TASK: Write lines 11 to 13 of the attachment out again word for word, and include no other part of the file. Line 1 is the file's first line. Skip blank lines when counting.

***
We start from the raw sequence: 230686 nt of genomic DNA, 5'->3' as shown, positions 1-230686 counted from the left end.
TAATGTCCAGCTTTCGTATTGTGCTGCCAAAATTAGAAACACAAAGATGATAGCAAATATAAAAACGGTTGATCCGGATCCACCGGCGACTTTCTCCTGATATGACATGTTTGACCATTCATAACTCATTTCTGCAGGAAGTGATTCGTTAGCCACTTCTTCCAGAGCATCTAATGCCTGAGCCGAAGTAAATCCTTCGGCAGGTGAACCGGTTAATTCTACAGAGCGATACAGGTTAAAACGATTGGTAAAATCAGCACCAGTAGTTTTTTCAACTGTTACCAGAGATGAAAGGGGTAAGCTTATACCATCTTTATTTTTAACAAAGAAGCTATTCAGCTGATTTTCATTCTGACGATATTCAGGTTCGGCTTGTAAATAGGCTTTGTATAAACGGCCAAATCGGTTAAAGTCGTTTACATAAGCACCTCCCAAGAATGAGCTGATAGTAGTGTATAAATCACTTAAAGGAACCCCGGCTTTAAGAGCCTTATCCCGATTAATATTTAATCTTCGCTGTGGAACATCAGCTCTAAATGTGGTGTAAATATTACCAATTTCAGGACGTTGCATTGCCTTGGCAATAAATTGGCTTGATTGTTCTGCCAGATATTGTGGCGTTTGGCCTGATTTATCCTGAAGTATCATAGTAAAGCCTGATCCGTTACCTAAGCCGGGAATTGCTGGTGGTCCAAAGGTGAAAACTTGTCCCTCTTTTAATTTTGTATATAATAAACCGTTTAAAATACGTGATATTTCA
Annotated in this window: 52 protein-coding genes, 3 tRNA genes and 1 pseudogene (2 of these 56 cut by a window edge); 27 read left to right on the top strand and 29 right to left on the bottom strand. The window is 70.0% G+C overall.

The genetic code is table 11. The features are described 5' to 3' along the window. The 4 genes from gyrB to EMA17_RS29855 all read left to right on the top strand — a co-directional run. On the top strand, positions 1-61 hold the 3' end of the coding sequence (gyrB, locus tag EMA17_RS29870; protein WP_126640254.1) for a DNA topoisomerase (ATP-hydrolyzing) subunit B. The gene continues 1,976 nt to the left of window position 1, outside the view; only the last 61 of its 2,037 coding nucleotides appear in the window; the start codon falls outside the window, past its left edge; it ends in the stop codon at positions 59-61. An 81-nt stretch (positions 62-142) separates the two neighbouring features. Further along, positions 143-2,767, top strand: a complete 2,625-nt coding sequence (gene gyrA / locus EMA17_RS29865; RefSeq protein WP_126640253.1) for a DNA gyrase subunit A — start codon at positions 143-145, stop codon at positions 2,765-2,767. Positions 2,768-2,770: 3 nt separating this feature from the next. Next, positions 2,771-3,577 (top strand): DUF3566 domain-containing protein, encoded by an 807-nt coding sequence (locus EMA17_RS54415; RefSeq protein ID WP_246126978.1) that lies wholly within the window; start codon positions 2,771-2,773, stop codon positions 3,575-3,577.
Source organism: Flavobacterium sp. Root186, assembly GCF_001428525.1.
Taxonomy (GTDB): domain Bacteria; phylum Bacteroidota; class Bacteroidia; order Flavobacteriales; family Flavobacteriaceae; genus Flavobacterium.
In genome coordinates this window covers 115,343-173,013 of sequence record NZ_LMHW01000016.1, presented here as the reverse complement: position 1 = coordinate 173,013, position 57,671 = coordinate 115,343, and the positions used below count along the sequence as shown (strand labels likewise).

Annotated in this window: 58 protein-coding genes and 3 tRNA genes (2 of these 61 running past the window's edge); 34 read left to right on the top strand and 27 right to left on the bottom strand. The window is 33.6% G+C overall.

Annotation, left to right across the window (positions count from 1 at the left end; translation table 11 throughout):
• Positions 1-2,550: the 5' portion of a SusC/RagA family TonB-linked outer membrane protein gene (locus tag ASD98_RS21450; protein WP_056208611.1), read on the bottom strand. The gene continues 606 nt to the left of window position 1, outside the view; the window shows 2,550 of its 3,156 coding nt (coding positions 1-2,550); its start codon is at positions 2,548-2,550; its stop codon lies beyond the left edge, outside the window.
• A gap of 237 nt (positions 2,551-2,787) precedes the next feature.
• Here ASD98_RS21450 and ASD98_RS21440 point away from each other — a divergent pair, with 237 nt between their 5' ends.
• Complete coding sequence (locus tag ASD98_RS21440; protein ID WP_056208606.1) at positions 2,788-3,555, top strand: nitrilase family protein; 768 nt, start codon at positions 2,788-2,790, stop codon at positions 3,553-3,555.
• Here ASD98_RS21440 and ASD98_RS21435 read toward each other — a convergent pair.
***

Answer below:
• A gap of 237 nt (positions 2,551-2,787) precedes the next feature.
• Here ASD98_RS21450 and ASD98_RS21440 point away from each other — a divergent pair, with 237 nt between their 5' ends.
• Complete coding sequence (locus tag ASD98_RS21440; protein ID WP_056208606.1) at positions 2,788-3,555, top strand: nitrilase family protein; 768 nt, start codon at positions 2,788-2,790, stop codon at positions 3,553-3,555.